Re: One for the history books

From: Eliezer S. Yudkowsky (
Date: Sun Aug 26 2001 - 17:49:55 MDT

Lee Corbin wrote:
> Eliezer writes
> > Getting a place in the history books isn't a good reason to do
> > something.
> Of course. But it would seem almost unbelievably difficult for
> anyone to get truly beyond that need. My own best theory as to
> why a number of famous people who admit that cryonics would work,
> e.g. Issac Asimov, never bothered to get themselves frozen, is
> that they had begun to live for their fame. I am seriously
> doubtful of denials of the appeal of fame and fortune; to some
> degree they remind me of the calls to altruism made by failed
> economic systems. Perhaps it's only deeply unconsciously, but
> I don't think that there is anyone who can stand up and claim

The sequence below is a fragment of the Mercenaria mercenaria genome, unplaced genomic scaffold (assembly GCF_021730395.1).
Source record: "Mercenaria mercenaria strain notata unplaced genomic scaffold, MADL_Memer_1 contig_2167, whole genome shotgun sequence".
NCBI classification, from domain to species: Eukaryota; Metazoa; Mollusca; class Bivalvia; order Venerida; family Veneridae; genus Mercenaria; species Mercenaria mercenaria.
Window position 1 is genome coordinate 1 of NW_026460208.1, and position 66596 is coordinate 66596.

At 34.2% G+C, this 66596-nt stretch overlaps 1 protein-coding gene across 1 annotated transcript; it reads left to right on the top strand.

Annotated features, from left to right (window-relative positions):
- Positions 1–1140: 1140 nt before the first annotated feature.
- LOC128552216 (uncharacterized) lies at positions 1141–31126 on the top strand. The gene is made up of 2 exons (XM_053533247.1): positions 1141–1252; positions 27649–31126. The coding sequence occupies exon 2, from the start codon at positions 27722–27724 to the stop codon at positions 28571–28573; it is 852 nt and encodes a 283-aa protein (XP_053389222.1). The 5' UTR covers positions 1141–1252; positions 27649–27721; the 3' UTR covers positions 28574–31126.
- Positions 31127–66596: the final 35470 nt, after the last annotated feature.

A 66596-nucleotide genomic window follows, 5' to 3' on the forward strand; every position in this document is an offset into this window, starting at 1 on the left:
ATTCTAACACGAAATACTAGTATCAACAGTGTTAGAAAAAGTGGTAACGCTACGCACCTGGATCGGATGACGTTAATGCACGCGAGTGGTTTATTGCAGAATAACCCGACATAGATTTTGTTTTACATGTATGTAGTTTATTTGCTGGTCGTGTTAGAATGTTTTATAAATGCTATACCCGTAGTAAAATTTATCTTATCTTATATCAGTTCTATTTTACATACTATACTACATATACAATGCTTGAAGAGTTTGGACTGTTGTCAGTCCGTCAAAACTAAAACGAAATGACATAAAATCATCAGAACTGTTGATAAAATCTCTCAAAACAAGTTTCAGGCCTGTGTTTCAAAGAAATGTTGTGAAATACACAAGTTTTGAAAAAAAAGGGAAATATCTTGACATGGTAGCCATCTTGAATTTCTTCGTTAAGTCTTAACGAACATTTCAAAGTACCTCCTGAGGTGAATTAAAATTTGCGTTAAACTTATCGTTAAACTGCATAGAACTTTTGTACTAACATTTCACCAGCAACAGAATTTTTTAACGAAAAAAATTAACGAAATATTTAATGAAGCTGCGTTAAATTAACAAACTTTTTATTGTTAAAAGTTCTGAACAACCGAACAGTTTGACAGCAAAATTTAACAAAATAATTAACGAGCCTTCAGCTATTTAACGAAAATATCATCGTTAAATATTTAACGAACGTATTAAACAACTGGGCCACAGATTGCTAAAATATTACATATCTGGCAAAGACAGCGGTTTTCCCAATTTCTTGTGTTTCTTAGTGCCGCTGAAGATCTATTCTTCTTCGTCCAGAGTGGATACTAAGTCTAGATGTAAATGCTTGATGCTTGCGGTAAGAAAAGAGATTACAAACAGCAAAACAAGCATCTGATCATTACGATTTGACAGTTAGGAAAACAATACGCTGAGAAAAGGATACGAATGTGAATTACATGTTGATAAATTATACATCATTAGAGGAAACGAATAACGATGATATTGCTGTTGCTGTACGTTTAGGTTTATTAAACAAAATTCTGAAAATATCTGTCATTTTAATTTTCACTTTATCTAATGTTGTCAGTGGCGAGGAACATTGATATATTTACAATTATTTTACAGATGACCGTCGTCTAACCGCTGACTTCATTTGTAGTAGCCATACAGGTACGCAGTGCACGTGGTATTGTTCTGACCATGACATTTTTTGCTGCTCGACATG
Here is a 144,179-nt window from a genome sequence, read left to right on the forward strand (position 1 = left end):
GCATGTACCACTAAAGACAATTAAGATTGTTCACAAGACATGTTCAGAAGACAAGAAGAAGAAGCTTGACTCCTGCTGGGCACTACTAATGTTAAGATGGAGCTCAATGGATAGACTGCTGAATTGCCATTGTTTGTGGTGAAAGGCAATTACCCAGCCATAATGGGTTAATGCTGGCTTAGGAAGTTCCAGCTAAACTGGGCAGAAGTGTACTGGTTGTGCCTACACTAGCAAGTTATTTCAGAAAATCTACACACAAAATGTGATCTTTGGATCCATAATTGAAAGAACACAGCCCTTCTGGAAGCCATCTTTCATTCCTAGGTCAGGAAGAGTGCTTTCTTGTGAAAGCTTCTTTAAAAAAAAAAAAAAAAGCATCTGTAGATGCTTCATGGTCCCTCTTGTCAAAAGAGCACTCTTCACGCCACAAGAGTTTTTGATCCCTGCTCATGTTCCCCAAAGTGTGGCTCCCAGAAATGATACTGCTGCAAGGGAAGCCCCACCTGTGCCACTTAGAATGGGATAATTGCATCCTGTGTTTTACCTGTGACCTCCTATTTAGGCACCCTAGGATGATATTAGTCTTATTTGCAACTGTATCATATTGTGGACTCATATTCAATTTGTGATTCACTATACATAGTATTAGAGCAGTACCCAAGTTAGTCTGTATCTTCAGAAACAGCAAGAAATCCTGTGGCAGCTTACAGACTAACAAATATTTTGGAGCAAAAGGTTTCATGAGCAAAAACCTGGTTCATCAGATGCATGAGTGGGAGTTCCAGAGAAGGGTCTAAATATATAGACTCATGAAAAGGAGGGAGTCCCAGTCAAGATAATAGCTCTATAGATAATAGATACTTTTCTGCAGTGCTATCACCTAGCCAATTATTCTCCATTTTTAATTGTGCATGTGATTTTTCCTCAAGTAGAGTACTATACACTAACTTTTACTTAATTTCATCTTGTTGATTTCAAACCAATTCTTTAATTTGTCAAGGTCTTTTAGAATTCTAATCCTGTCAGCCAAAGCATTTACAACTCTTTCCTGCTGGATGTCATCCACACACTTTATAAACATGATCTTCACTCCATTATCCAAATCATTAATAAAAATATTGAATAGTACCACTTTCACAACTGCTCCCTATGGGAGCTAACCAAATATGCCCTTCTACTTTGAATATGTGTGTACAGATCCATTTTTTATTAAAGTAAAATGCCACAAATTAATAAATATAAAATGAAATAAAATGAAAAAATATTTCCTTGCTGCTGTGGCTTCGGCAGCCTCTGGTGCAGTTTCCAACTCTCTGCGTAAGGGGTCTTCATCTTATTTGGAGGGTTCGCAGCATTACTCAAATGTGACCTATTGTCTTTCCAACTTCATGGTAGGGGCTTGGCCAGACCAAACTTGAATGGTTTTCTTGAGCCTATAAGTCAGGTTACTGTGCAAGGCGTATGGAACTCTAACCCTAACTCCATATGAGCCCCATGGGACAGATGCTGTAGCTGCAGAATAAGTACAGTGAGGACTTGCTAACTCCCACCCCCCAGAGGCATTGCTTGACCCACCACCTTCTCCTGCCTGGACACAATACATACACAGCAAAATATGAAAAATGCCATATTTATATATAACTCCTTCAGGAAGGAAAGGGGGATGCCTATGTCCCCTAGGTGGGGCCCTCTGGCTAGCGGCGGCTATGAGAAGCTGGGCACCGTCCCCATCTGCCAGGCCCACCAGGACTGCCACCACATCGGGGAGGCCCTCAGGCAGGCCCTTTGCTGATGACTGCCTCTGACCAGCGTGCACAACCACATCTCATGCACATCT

> that no *comparitively mundane* aren't also a factor in the
> working of his or her mind. We just have to learn to live with
> this, and, indeed make the best use of it.

I have made the decision to go for one hundred point zero zero percent
altruism and complete rationality. The decision is not synonymous with
the achievement, but is a necessary precondition of that achievement. To
make a deliberate compromise is to halt your progress at that point,
because even the best you can achieve and the most ambitious form of
sanity you can imagine is only another step on a long road where only the
next single step is visible at any given time. There are a variety of
emotions that could act as sources of mental energy for my Singularity
work, the desire for fame among them. The excuse is there if I choose to
use it. I do not so choose. I choose to relinquish those emotions rather
than compromise rationality.

I made that choice at around age fifteen or sixteen, shortly after I
became aware of evolutionary psychology and the likelihood that the